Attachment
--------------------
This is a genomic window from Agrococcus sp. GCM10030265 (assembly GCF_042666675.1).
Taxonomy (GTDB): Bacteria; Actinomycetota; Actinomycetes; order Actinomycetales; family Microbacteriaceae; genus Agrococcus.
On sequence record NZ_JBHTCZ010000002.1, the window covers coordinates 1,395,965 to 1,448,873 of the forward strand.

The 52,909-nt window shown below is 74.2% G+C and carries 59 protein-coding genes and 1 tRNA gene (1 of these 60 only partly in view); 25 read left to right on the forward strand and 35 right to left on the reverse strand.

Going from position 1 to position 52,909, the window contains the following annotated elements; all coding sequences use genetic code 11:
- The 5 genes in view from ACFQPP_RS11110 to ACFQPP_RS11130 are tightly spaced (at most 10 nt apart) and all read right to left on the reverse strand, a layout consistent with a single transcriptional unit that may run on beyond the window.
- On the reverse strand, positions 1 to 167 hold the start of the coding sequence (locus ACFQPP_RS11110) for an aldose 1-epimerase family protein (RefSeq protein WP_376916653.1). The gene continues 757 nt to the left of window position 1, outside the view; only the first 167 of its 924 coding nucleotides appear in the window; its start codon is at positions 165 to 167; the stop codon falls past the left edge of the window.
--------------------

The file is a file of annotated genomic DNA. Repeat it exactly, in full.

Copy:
This is a genomic window from Agrococcus sp. GCM10030265 (assembly GCF_042666675.1).
Taxonomy (GTDB): Bacteria; Actinomycetota; Actinomycetes; order Actinomycetales; family Microbacteriaceae; genus Agrococcus.
On sequence record NZ_JBHTCZ010000002.1, the window covers coordinates 1,395,965 to 1,448,873 of the forward strand.

The 52,909-nt window shown below is 74.2% G+C and carries 59 protein-coding genes and 1 tRNA gene (1 of these 60 only partly in view); 25 read left to right on the forward strand and 35 right to left on the reverse strand.

Going from position 1 to position 52,909, the window contains the following annotated elements; all coding sequences use genetic code 11:
- The 5 genes in view from ACFQPP_RS11110 to ACFQPP_RS11130 are tightly spaced (at most 10 nt apart) and all read right to left on the reverse strand, a layout consistent with a single transcriptional unit that may run on beyond the window.
- On the reverse strand, positions 1 to 167 hold the start of the coding sequence (locus ACFQPP_RS11110) for an aldose 1-epimerase family protein (RefSeq protein WP_376916653.1). The gene continues 757 nt to the left of window position 1, outside the view; only the first 167 of its 924 coding nucleotides appear in the window; its start codon is at positions 165 to 167; the stop codon falls past the left edge of the window.